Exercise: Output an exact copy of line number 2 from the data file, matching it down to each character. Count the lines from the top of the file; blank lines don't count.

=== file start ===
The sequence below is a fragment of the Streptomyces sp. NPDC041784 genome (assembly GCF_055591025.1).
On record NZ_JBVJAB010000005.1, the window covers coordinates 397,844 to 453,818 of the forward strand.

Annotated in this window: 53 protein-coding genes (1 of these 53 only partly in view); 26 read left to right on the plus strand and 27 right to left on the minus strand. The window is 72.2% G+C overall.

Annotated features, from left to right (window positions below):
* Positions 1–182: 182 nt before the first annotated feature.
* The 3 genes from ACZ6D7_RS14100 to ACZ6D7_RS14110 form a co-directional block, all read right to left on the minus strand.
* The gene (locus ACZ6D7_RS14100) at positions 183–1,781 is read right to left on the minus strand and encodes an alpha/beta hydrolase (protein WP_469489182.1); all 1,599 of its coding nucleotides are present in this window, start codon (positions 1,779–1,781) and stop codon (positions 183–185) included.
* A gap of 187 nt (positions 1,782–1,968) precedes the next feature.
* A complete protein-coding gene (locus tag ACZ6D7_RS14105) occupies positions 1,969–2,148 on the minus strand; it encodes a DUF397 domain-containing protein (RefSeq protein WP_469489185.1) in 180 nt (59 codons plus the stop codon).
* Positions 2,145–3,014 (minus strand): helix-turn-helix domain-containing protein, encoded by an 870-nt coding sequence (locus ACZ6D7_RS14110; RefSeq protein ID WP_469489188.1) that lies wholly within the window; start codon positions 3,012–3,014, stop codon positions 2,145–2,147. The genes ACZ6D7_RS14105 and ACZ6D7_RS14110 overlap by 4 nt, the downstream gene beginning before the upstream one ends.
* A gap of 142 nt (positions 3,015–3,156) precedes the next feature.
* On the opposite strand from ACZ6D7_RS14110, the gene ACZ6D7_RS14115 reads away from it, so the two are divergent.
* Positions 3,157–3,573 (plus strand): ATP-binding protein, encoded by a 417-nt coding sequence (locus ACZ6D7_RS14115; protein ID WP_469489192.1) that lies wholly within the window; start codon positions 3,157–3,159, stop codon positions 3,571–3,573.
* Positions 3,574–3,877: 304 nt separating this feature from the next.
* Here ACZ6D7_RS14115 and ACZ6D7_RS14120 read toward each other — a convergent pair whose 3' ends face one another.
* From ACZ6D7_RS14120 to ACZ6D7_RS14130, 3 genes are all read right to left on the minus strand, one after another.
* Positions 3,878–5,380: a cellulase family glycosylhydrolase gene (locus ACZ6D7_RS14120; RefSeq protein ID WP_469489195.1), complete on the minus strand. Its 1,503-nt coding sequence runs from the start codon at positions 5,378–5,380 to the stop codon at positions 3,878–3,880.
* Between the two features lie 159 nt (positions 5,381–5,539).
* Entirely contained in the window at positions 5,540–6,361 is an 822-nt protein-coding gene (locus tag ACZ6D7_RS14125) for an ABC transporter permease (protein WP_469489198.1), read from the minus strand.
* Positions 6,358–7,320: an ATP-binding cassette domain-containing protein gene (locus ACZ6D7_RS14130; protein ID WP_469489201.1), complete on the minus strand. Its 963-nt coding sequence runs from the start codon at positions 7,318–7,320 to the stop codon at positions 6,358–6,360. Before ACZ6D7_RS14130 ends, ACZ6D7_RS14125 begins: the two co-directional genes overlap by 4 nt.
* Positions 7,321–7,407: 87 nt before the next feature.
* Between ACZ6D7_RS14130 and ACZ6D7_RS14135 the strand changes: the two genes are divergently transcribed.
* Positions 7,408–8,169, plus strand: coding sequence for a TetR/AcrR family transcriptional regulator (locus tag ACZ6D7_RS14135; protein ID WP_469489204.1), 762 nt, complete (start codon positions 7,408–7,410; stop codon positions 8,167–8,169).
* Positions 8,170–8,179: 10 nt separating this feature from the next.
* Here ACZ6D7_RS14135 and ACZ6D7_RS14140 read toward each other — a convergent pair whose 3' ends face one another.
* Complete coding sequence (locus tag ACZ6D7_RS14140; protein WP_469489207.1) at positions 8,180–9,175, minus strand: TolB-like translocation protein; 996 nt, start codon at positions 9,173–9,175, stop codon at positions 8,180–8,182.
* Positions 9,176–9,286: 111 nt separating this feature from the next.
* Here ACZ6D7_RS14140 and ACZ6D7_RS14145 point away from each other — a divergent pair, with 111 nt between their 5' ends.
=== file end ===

On record NZ_JBVJAB010000005.1, the window covers coordinates 397,844 to 453,818 of the forward strand.